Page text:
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As I age, people ask more and more, “What are your secrets?” People can see I try to take reasonable care of myself, am an eternal optimist, and love being with people daily.

These are some of the all-important basics that are simple things, yet have incredible impact on how well and how long one lives. Since scientists now say that longevity is only about 25% genetics, there are other things at work.

It is imperative to keep your spirits up, especially through difficult times. I have seen many economies, for example, including The Great Depression, and “this too shall pass.” Everyone responds to different things, but perhaps these ideas will help:

Like unwinding a tangled ball of twine, take one step at a time to resolve any challenges or tasks that need to be accomplished. Know that you are not the only one when there are difficulties. Get help if needed. Just do something.

During The Great Depression, my husband and I used our own funds and a government program to help us make apartments in a building we had into smaller more affordable ones. We filled the building and helped others. You’ll feel such relief to just take the first step to get some help and direction.

It may be hard to hear right now, but know with confidence that your difficulties not only make you stronger, but they prepare you for better things you may not be able to envision right now.

For example, my husband Bill and I dreamed of owning and operating a seasonal resort in our favorite place, the Adirondacks. Bill developed terrible bronchitis in the winter, so we had to concentrate on his health first. I made the plans for us to start going from New York to south Florida seasonally; he felt so much better within a few days. Our resort dream moved to south Florida. It was better than we imagined.

Become an adapter. I enjoyed new modern conveniences like television. Refrigerators that did not need ice to keep them cold were a terrific new item to adjust to, also. Nevertheless, adapting also means doing some things you may not find as pleasurable at first.

Harder economic times affect just about everybody. If you are just soaking up all of that and feeling lost, you need to pick yourself up and make a new plan. Downsize your home? Get a job? Simplify your life? I promise you, the changes will comfort you in time. Some say the one good thing about bad economic times is that it puts the focus back on family and less on excesses and always rushing around.

Find happy thoughts. Release negativity. Appreciate. I just think of beautiful memories and that lifts me up. Be kind to others. Forgive someone. Pray. Do all you can to resolve any matter bothering you, then let it alone and move on. You know you can always find something happy to remember, to look forward to, or do right now.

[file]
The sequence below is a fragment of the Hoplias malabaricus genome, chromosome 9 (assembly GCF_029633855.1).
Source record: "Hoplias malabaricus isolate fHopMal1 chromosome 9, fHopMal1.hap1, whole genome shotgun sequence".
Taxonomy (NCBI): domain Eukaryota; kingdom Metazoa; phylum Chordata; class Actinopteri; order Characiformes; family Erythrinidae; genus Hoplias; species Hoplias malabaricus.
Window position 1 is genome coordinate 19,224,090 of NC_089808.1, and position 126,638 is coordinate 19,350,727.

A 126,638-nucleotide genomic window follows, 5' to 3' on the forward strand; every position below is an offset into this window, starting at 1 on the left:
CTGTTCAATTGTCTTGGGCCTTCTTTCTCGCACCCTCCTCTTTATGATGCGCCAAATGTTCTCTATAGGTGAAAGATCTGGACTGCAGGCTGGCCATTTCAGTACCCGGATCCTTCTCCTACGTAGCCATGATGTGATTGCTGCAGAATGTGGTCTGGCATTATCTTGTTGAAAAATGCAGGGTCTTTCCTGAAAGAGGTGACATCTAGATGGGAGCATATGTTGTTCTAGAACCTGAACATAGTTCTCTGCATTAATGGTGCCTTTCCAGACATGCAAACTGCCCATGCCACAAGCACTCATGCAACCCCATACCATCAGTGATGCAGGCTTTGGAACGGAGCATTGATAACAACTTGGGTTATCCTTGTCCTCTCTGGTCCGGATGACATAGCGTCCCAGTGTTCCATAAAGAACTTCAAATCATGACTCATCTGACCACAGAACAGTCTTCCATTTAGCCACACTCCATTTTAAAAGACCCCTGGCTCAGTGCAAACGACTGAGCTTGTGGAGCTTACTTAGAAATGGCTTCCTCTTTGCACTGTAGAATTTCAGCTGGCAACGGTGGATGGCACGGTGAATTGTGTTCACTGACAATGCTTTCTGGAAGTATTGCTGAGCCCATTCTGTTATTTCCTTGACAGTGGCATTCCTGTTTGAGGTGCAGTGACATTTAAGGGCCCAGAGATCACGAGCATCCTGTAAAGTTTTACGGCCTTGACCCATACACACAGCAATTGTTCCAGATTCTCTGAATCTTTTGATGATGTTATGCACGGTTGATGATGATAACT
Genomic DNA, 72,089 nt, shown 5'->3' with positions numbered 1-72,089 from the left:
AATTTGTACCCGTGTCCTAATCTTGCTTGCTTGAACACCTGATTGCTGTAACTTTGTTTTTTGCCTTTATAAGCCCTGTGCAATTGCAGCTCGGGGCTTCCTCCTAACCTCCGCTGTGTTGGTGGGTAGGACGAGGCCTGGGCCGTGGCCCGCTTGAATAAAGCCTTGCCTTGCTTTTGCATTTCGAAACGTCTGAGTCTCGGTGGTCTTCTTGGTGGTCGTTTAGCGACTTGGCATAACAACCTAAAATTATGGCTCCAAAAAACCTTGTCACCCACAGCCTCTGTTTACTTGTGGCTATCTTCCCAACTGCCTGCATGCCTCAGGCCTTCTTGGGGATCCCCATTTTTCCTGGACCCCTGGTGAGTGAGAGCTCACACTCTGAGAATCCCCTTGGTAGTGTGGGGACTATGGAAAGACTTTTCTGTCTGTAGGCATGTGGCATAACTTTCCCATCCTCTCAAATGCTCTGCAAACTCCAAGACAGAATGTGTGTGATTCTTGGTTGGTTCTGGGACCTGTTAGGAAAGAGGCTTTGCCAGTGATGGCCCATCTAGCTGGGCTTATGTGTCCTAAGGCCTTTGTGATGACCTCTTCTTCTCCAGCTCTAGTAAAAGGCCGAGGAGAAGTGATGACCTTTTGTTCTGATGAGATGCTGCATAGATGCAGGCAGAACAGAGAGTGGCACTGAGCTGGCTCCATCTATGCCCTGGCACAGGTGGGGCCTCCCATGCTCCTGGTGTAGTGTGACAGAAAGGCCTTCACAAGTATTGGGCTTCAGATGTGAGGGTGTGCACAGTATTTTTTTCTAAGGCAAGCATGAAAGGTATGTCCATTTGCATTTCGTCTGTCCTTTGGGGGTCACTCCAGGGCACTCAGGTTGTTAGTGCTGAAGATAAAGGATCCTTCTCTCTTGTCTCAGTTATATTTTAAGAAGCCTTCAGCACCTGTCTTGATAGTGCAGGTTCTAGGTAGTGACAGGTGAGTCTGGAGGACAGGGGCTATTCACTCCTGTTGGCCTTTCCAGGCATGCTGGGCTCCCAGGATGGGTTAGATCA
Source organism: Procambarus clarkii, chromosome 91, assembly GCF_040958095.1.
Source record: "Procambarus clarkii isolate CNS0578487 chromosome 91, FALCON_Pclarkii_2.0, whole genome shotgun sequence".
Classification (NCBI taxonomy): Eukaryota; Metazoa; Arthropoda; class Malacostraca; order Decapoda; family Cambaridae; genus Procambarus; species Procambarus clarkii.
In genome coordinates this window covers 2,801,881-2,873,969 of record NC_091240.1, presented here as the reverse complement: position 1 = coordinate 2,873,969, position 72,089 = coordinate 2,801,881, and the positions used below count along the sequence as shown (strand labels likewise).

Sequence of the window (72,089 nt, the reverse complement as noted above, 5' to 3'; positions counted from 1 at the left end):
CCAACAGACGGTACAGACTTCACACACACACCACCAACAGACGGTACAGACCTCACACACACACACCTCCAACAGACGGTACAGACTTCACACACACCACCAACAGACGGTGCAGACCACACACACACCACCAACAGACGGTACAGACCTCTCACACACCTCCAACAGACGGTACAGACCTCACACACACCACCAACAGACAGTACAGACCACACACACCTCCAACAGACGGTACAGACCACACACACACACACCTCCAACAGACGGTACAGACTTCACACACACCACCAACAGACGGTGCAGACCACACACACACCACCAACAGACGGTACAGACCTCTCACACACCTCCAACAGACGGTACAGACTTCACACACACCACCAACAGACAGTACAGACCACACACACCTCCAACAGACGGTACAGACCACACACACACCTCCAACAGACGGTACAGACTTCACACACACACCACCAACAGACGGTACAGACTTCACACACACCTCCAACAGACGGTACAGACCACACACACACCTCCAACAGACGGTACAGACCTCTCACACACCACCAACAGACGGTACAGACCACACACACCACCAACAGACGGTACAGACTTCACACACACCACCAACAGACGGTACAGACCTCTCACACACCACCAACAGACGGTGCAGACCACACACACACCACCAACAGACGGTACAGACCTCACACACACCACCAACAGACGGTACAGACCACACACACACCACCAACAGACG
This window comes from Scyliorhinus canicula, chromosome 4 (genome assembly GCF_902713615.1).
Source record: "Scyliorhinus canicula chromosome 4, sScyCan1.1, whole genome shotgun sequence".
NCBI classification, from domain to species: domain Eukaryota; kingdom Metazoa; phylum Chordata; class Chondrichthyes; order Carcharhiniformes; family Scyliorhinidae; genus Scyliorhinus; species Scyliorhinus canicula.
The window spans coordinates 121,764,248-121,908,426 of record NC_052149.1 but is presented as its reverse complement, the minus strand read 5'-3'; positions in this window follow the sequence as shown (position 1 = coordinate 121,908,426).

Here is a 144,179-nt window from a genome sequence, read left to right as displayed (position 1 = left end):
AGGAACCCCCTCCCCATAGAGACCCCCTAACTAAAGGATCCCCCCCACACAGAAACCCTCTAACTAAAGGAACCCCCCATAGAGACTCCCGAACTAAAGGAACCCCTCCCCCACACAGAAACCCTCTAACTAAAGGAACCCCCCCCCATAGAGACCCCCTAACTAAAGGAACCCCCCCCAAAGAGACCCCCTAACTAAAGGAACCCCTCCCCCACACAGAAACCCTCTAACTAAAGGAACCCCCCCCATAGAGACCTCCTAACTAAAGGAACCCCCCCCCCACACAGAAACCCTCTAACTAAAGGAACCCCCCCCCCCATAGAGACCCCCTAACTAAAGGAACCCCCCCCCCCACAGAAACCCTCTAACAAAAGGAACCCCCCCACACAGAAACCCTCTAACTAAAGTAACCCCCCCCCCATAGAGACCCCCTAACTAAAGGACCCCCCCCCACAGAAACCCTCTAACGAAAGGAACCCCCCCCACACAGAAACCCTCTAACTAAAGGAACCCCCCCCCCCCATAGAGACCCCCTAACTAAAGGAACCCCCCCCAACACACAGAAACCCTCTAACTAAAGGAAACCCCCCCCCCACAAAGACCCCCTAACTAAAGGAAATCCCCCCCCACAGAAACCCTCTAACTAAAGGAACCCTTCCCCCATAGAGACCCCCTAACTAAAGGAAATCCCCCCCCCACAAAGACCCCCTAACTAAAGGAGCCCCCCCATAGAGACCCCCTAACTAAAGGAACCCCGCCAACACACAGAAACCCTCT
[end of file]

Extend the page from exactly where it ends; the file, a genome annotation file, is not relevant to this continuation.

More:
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Elsa was born October 11, 1907, in Yonkers, New York. As a young girl, she worked at her parents' bakery supplies business and took business courses at school. Marrying at age 18, Elsa assisted with her husband's roofing business and they raised a family together (four children). Later they had a seasonal motel resort business in Florida and updated real estate properties. They called them their 3 "R's": roofing, resort, and real estate careers. Elsa says her husband always encouraged and supported her with her business ideas, such as remodeling an apartment building, a diner, and a bakery.

Always involved with social, family and charitable activities, Elsa never has had a lack of things to do even after her retirement - even now at age 101. It's difficult to even say she is fully retired, though, since Elsa has flipped condos well into her senior years, and would do so again for the right opportunity! She drives (got a new car for her 100th birthday!), lives independently, and does her own banking.

Once Elsa revealed her age at a 90th birthday, attention grew as people were amazed at her looks and activities for a woman of that age. By the time she was 99 and about to turn 100, she got the attention of Barbara Walters after a two year search by the ABC network and the National Centenarian Awareness Project to find the best role models of centenarians in America.

Elsa was interviewed on Voice of America (March, 2009) and Dr. Michael Brickey's "Ageless Lifestyles" radio show (twice). She is a natural with the media!

As outgoing as she was, however, at one point Elsa was starting to feel embarrassed by all the attention. Loved ones and dear friends convinced her that her example is so inspiring that by sharing her philosophies, she is helping others. Elsa loves to make people happy, so she has gladly let it all ride and is having a blast doing so. The recent book release of Elsa's Own Blue Zone - America's Centenarian Sweetheart's Insights for Positive Aging and Living, written by Elsa's biographer granddaughter Sharon Textor-Black, was a great joy to Elsa as a way to share her "secrets" with everyone near and far.

Elsa passed away in 2012.

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